In most of these cases, administrative courts nullified obvious violations of the protesters’ rights. But in Rennes, an Ensemble! organizer has been barred from demonstrations for several weeks.

Other activists from the same city who tried to plan an action making subway access free now stand accused of having constituted a “criminal association.” This claim stems directly from legal measures officially reserved for the “fight against terrorism.”

Activists face repression from the state in two forms: on the one hand, police brutality, on the other, harsh legal reprisals.

The offensive launched from the police prefectures — which could affect any demonstrator — reminded the social movement’s different sections of what they have in common, and contributed to the powerful strike wave the unions launched soon after.

Unsurprisingly, this militancy pleased the autonomist movement and the great number of young, unorganized activists who associate with it.

Power from Below

Despite the strikes’ consequences on daily life in France — such as fuel shortages or garbage piling up — approximately 75 percent of the population supports the actions and opposes the labor bill. Participation in demonstrations remains strong.

While Prime Minister Valls keeps repeating that he won’t cede, the head of the Socialist parliamentary group announced that the government should have “withdrawn the bill,” and President Hollande seems irresolute.

All these contradictions can only strengthen the social movement. The unions’ response to 49-3 accelerated the political and governmental crisis kicked off by youth activism.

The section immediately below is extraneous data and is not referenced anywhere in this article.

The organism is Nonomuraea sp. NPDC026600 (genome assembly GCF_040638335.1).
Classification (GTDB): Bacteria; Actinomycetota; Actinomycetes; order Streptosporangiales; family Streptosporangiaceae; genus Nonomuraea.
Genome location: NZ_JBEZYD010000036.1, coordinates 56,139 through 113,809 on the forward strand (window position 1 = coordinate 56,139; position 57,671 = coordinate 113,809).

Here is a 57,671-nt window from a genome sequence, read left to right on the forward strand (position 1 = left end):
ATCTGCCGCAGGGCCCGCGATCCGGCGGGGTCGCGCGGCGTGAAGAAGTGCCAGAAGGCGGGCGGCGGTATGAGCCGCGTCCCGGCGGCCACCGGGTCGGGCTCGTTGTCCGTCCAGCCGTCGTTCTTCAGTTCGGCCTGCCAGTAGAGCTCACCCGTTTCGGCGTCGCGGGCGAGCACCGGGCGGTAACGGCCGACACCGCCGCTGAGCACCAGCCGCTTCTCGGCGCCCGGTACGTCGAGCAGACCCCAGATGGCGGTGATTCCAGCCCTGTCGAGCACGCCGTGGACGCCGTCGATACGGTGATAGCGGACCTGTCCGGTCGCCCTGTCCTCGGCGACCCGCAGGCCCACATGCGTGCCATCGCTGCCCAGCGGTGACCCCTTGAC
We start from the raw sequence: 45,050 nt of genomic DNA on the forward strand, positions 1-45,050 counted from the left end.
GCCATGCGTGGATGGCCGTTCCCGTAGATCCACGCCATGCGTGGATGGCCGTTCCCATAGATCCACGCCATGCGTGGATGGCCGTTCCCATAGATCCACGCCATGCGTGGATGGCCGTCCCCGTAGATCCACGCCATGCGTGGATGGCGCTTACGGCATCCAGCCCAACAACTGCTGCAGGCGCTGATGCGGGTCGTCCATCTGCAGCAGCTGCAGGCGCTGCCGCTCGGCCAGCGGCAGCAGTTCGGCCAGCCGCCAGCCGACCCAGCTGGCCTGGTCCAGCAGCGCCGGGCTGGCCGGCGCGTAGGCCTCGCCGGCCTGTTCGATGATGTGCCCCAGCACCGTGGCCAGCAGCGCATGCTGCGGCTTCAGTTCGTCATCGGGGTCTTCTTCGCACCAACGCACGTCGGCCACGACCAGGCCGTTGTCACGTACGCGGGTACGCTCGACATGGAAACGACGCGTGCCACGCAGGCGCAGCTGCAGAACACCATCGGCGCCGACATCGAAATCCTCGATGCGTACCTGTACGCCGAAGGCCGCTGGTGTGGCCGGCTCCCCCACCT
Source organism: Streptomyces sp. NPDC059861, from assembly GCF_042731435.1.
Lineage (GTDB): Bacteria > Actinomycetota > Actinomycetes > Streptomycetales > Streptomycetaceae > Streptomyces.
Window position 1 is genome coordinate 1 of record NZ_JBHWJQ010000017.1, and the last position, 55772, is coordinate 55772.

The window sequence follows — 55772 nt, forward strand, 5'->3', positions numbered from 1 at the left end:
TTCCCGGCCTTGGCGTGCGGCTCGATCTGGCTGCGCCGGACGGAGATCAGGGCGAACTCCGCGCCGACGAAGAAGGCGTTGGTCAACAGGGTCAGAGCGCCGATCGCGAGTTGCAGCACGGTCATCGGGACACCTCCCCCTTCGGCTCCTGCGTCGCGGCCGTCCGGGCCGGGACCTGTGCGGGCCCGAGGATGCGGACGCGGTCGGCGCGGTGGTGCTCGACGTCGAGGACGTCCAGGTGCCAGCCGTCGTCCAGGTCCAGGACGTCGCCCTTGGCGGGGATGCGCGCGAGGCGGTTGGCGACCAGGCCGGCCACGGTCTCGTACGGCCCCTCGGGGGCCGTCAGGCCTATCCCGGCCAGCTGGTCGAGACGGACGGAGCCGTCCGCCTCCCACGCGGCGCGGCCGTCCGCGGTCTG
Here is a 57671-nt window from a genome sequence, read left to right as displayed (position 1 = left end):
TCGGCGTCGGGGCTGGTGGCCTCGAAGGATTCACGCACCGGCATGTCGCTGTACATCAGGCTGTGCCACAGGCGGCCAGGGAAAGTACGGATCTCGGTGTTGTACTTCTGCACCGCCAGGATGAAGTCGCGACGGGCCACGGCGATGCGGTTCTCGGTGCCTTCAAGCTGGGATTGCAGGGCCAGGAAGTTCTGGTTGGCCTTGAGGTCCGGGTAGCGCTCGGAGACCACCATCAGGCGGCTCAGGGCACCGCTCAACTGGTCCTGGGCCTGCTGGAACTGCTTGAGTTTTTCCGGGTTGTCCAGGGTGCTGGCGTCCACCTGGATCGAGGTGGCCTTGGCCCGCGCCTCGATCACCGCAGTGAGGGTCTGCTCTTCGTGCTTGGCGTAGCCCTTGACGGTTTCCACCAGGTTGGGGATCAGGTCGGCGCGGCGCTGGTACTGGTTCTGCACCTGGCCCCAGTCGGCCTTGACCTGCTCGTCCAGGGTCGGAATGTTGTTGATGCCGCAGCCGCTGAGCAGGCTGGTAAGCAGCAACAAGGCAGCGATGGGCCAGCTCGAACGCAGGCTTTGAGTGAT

Indeed, the administration seems to recognize that a great deal of power is in working people’s hands: the strikes generalized the government’s crisis, and the unions are making the demonstrations grow.

As such, the current social movement calls the Invisible Committee’s theses into question. This group, whose books To Our Friends and The Coming Insurrection are among the bestsellers of French radical literature, inspires a part of the autonomist movement.

They argue that “power now resides in infrastructures,” leading them to a strategy based on blocking the axes of commodity circulation and neglecting the power of stopping commodity production.

But the current situation in France shows that breaking a strike is much more complicated for the government than breaking a fuel depot or roundabout blockade — something they do routinely do.

Of course, blockages and street riots play an important role in increasing pressure on Hollande, but the success of the movement will be determined by its ability to articulate and mobilize discontent in the workplace.